Future Directions: Myths and message

Future Directions Task Force | Mennonite Church Canada and Area Churches

Be patient toward all that is unsolved in your heart and try to love the questions themselves. . . Live the questions now. Perhaps you will then gradually, without noticing it, live along some distant day into the answer. —poet and novelist Rainer Maria Rilke

As a Future Directions Task Force working on behalf of the church, we’ve been trying to be patient with this question: “What is God’s Spirit calling us to in the 21st century?” As we seek to live into it, here are some of the myths and the message that engage us.

Myth #1: Future Directions is a Mennonite Church Canada project. 
The Task Force was formed by the five area churches across Canada along with the national church. So the Task Force is really Mennonite Church BC, Mennonite Church Alberta, Mennonite Church Saskatchewan, Mennonite Church Manitoba, Mennonite Church Eastern Canada, and Mennonite Church Canada together. It’s about our nationwide church in microcosm acting together.

Myth #2: Future Directions is an evaluation of past and present work. 
As we look back, we are grateful for God’s leading and for the good work and sacrificial ministry that has grown the church and impacted the world with the reconciling love and good news of Jesus. Our intention has not been to question decisions of the past or the work of the present. Instead, our focus has been to identify strengths that we can build on and directions for the future. Some things may fade away; some things we have not yet imagined may emerge. New times call for new responses.

Myth #3: The Future Directions final report is a “done deal.” 
While the report has been approved in principle by leaders of our area and national church bodies, the document is meant to encourage further conversation as congregations, area churches, and national church continue to discern how we will move into the future together. We hope for much more conversation and further clarification as conference bodies consider and act on the report, as well as thereafter.

Myth #4: Now we can focus on our own congregation and forget about the wider church. 
As a Task Force we understand the local congregation as foundational to the church, and our recommendation is to refocus the wider church more clearly on building and resourcing healthy congregations to embody God’s mission. At the same time, a healthy congregation knows its own limitations and benefits from being part of and accountable to a larger body. As a local congregation, we can’t sustain international witness on our own. We can’t train all of our own pastors. We need other congregations to encourage us, to be examples to us, and other congregations need us too.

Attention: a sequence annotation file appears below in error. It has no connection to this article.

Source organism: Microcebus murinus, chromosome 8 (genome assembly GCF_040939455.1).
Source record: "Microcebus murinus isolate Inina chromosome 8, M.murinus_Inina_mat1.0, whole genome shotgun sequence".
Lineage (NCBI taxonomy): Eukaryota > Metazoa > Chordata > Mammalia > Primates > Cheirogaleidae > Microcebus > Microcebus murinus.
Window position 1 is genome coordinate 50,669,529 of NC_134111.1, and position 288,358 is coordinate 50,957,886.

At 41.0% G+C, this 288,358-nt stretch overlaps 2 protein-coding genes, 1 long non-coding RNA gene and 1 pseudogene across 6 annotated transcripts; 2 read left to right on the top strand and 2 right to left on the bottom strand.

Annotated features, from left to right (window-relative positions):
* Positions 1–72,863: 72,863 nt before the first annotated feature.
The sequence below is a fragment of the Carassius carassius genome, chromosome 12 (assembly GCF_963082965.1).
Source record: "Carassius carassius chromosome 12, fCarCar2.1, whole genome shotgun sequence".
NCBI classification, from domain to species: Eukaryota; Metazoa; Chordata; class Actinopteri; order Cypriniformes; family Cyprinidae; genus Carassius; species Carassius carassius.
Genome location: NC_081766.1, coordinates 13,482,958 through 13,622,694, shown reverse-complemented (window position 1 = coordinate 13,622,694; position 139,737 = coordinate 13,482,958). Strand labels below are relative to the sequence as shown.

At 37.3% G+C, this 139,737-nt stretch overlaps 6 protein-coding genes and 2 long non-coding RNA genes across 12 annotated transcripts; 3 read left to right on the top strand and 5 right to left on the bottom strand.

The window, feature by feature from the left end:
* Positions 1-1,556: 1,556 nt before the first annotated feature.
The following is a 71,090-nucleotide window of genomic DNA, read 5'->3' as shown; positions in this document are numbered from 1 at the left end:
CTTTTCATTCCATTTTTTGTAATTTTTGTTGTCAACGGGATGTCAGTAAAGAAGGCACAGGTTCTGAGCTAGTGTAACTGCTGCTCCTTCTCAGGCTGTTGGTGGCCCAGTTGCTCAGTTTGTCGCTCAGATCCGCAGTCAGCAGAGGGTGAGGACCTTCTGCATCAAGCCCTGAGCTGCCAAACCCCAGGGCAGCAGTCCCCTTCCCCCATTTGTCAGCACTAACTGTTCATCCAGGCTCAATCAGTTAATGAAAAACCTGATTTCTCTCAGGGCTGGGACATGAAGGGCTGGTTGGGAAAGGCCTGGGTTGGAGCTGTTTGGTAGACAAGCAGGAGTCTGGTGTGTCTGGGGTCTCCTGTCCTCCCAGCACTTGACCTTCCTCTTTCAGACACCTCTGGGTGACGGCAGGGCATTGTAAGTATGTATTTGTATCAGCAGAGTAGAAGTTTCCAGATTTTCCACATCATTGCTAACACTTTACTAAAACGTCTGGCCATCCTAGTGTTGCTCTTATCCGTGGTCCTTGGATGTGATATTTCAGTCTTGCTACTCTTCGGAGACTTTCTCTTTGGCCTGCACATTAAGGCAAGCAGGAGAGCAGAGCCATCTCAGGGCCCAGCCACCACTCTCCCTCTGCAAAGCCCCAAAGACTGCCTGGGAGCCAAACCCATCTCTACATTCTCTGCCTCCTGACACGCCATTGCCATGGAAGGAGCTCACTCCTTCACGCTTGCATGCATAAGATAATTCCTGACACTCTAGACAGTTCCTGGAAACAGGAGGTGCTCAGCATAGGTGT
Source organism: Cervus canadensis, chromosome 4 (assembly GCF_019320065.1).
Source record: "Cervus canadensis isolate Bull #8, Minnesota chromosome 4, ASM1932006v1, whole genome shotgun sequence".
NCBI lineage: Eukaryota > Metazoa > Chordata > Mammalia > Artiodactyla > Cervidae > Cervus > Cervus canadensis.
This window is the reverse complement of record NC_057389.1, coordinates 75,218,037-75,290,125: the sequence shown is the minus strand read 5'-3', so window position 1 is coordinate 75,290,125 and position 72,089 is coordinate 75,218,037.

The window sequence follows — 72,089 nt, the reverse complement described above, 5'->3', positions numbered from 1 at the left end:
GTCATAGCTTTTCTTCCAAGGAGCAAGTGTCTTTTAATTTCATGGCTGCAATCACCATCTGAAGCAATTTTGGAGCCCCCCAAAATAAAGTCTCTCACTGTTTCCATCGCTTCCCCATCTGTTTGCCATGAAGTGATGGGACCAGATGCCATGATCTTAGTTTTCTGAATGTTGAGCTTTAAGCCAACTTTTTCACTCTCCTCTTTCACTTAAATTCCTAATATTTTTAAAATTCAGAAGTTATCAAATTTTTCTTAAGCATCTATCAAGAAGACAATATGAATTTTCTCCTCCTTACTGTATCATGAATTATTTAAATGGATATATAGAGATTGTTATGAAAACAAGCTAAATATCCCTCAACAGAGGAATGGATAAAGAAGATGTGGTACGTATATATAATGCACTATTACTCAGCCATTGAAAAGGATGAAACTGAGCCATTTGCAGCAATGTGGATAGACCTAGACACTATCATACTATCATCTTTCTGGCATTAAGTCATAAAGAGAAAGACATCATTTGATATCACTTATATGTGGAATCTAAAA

Myth #5: There will be no more international witness.
While the Task Force report is a public document available online, it also is still an in-house document as congregations, area churches, and national body continue to discern how we will move forward together. In the midst of that conversation, we have not yet been ready for the necessary international conversations, but those will need to happen. Our report recommends that our existing partnerships be given initial priority with the intention of (re-)confirming support for them. In future we envision continuing to work together with our international partners and their discernment of specific needs, grounding Witness more firmly in congregational support and likely with more shorter-term opportunities and unsalaried assignments.

Myth #6: It’s all about money.
The Future Directions Task Force was appointed in response to the growing reality that current programs were not financially or emotionally sustainable in the long run. In this, both national and area churches face similar challenges. But just as a fever is a symptom of something wrong in the body, the budget shortfalls have been a painful symptom. They signal that we need to take another look at what we’re doing. What is our vision? What is our purpose?

Palmer Becker has summarized it this way: “Jesus is the centre of our faith. Community is the centre of our lives. Reconciliation is the centre of our work.”

With this before us, may we be grounded in God’s love, lean into hope and listen to one another. So may we enter into God’s dreams for the future—to reshape and renew the work of the church across the street and around the world. Thanks be to God.

For by him all things were created, in heaven and on earth, visible and invisible, whether thrones or dominions or rulers or authorities—all things were created through him and for him. And he is before all things, and in him all things hold together.—Colossians 1: 16-17

The ten members of the FDTF are Aldred Neufeldt, chair; Hilda Hildebrand, Willard Metzger, April Yamasaki, Chad Miller, Gerald Gerbrandt, Rebecca Steiner, Terry Keller, Ken Warkentin (Manitoba) and Gail Schellenberg.

See also:
Witness workers bring forth concerns about ‘Future Directions’ 
Witness workers’ concerns acknowledged 

A series of editorials:
FDTF: more discernment needed 
Are congregations up to it? 
Ten years later

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